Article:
Josh Comeau’s article “What the heck, z-index??” was illuminating and I’m taking notes.
When it comes to CSS…elements are grouped into stacking contexts. When we give an element a z-index, that value is only compared against other elements in the same context. z-index values are not global.
This is a great reminder about something that might not be immediately intuitive about CSS but is intuitive in any design tool like Figma or Photoshop where you have layering: grouped elements have their own stacking contexts.
Think of a design tool GUI with a layers panel. A kind of implicit
z-index is being applied to each layer that appears visually above another.
CSS is similar: an element with a
999999 doesn’t necessarily mean it will appear above another element with a
5. Stacking contexts are everything.
However, stacking contexts don’t solely trigger off
position properties. There are more. Lots more. In fact, I didn’t know there were so many. Josh outlines them:
- Setting opacity to a value less than 1
- Setting position to fixed or sticky (No z-index needed for these values!)
- Applying a mix-blend-mode other than normal
- Adding a z-index to a child inside a display: flex or display: grid container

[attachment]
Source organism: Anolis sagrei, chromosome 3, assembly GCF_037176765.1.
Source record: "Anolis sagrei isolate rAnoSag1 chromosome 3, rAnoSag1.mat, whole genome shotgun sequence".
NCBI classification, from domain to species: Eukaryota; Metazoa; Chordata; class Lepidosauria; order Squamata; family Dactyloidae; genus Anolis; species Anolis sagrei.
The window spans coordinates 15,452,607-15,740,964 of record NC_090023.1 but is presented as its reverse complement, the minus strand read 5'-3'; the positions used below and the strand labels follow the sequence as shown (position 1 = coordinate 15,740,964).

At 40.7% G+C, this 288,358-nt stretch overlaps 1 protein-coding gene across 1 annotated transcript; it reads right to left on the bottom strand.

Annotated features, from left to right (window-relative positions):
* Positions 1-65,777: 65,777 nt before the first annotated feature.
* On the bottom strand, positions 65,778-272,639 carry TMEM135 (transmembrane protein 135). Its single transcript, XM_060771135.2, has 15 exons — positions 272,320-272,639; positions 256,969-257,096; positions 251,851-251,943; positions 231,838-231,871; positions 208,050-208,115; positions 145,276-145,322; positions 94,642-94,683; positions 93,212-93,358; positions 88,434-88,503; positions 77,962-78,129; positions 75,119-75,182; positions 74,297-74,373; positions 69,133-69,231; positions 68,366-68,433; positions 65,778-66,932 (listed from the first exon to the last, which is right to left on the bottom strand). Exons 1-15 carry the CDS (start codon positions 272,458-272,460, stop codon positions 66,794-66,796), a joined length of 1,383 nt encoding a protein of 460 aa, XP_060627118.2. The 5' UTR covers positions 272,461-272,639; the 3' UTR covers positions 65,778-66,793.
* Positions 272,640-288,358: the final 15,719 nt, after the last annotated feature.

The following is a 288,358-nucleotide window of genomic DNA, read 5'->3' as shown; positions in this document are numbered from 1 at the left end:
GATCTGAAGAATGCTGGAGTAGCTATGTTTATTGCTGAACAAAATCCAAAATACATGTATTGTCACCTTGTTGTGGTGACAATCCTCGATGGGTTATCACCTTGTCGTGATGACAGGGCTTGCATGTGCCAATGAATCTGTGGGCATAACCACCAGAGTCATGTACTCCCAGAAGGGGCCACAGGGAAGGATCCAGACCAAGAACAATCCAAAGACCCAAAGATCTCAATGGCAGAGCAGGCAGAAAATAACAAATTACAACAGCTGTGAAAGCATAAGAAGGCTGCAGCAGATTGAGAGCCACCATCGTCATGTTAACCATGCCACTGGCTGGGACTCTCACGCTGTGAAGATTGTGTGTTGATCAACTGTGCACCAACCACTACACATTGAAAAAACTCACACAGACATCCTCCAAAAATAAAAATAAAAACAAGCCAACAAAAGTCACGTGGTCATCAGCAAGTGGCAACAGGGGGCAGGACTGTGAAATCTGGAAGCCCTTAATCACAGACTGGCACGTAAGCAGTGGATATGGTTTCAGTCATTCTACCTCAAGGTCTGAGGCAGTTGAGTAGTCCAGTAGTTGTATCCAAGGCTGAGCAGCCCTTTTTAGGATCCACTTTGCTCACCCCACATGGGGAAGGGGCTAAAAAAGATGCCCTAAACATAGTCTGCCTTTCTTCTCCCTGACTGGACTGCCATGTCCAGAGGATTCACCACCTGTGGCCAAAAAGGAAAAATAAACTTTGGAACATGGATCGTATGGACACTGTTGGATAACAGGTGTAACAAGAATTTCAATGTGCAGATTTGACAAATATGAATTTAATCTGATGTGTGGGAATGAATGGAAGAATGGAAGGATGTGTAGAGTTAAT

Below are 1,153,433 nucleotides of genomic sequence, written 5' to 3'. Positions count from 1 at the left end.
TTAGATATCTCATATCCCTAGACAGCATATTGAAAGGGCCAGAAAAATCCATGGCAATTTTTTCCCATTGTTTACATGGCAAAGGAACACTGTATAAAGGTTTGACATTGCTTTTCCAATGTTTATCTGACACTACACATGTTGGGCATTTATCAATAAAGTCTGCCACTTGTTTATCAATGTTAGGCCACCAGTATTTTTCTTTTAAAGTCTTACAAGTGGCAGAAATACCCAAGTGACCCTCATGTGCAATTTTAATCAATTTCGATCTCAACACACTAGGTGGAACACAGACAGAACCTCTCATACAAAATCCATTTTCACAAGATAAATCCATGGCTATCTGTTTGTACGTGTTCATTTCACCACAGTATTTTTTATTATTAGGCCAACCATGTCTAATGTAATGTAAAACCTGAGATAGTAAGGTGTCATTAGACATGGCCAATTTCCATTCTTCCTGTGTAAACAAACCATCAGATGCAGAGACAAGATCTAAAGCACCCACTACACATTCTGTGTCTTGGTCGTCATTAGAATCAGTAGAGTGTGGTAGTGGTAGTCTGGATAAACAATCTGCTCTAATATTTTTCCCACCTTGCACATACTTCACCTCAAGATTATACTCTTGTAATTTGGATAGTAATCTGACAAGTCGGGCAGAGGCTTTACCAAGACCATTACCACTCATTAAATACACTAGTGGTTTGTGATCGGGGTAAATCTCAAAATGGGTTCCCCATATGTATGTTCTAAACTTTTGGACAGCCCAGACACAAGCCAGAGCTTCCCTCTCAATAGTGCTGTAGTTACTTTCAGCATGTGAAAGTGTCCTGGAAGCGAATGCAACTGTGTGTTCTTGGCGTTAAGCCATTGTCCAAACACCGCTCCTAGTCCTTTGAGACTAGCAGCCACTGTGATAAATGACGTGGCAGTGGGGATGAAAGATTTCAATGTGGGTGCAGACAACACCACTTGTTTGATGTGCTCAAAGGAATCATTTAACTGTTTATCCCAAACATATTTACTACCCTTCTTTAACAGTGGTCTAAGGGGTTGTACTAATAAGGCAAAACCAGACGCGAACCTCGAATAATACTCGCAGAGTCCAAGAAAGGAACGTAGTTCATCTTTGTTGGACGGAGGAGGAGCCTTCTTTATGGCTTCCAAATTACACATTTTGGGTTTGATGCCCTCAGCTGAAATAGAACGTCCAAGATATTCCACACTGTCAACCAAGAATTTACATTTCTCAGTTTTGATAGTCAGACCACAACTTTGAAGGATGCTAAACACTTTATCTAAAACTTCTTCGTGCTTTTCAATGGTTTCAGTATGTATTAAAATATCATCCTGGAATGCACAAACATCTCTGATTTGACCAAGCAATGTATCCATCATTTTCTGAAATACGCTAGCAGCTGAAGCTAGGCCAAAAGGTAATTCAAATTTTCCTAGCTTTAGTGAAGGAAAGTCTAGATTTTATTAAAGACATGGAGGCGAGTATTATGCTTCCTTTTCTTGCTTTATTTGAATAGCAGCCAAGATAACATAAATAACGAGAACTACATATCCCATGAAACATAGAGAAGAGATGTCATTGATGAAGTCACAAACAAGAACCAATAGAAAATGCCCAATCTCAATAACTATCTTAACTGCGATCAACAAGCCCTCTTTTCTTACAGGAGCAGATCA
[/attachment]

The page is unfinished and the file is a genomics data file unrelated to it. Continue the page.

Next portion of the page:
- Using transform, filter, clip-path, or perspective
- Using will-change with a value like opacity or transform
- Explicitly creating a context with isolation: isolate (More on this soon!)
There are a few other ways as well. You can find the full list on MDN.
Josh goes on to point out how, in the world of components on the web, keeping things totally isolated is a good thing. But in that kind of a world, using
z-index in tandem with
position might present problems with positioning.
Every element that uses z-index must also create a stacking context.
When we decide to give an element a z-index, our goal is typically to lift or lower that element above/below some other element in the parent stacking context. We aren't intending to produce a stacking context on that element!
When a stacking context is created, it “flattens” all of its descendants. Those children can still be rearranged internally, but we've essentially locked those children in.
That’s where the
isolation property comes in handy—which is not something I was even familiar with, even after a decade plus of writing CSS!
At the end, Josh’s conclusion at about stacking contexts and
z-index is interesting:
More and more, I'm starting to believe that z-index is an escape hatch, similar to !important.
This article really helped refine my mental model for positioning in CSS. It’s worth a read.